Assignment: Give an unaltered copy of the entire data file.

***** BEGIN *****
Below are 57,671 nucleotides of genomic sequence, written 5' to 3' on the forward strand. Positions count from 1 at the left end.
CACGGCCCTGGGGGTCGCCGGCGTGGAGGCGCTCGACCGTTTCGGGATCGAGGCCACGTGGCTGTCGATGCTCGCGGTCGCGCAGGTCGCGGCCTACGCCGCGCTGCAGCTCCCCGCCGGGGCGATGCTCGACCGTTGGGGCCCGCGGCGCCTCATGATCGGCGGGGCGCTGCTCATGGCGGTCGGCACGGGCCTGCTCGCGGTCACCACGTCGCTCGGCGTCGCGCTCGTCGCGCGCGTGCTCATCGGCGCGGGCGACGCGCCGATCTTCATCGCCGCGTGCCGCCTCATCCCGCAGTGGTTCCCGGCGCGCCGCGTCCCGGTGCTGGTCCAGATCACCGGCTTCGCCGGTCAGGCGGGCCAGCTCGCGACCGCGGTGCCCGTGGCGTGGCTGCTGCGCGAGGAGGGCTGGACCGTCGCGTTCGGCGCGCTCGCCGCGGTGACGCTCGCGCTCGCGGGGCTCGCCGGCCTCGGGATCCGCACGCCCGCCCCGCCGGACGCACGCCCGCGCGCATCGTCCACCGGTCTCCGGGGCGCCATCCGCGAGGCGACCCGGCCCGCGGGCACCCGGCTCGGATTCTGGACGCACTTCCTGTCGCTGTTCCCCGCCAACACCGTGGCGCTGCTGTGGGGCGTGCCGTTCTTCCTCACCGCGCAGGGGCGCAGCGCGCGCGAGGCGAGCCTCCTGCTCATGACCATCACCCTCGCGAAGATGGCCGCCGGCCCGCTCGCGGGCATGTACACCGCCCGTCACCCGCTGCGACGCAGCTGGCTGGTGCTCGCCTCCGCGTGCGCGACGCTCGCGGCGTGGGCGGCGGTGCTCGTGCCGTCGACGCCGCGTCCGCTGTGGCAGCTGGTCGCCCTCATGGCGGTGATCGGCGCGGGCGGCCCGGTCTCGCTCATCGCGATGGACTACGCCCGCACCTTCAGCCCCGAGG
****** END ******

Below are 57,671 nucleotides of genomic sequence, written 5' to 3' on the forward strand. Positions count from 1 at the left end.
CACGGCCCTGGGGGTCGCCGGCGTGGAGGCGCTCGACCGTTTCGGGATCGAGGCCACGTGGCTGTCGATGCTCGCGGTCGCGCAGGTCGCGGCCTACGCCGCGCTGCAGCTCCCCGCCGGGGCGATGCTCGACCGTTGGGGCCCGCGGCGCCTCATGATCGGCGGGGCGCTGCTCATGGCGGTCGGCACGGGCCTGCTCGCGGTCACCACGTCGCTCGGCGTCGCGCTCGTCGCGCGCGTGCTCATCGGCGCGGGCGACGCGCCGATCTTCATCGCCGCGTGCCGCCTCATCCCGCAGTGGTTCCCGGCGCGCCGCGTCCCGGTGCTGGTCCAGATCACCGGCTTCGCCGGTCAGGCGGGCCAGCTCGCGACCGCGGTGCCCGTGGCGTGGCTGCTGCGCGAGGAGGGCTGGACCGTCGCGTTCGGCGCGCTCGCCGCGGTGACGCTCGCGCTCGCGGGGCTCGCCGGCCTCGGGATCCGCACGCCCGCCCCGCCGGACGCACGCCCGCGCGCATCGTCCACCGGTCTCCGGGGCGCCATCCGCGAGGCGACCCGGCCCGCGGGCACCCGGCTCGGATTCTGGACGCACTTCCTGTCGCTGTTCCCCGCCAACACCGTGGCGCTGCTGTGGGGCGTGCCGTTCTTCCTCACCGCGCAGGGGCGCAGCGCGCGCGAGGCGAGCCTCCTGCTCATGACCATCACCCTCGCGAAGATGGCCGCCGGCCCGCTCGCGGGCATGTACACCGCCCGTCACCCGCTGCGACGCAGCTGGCTGGTGCTCGCCTCCGCGTGCGCGACGCTCGCGGCGTGGGCGGCGGTGCTCGTGCCGTCGACGCCGCGTCCGCTGTGGCAGCTGGTCGCCCTCATGGCGGTGATCGGCGCGGGCGGCCCGGTCTCGCTCATCGCGATGGACTACGCCCGCACCTTCAGCCCCGAGG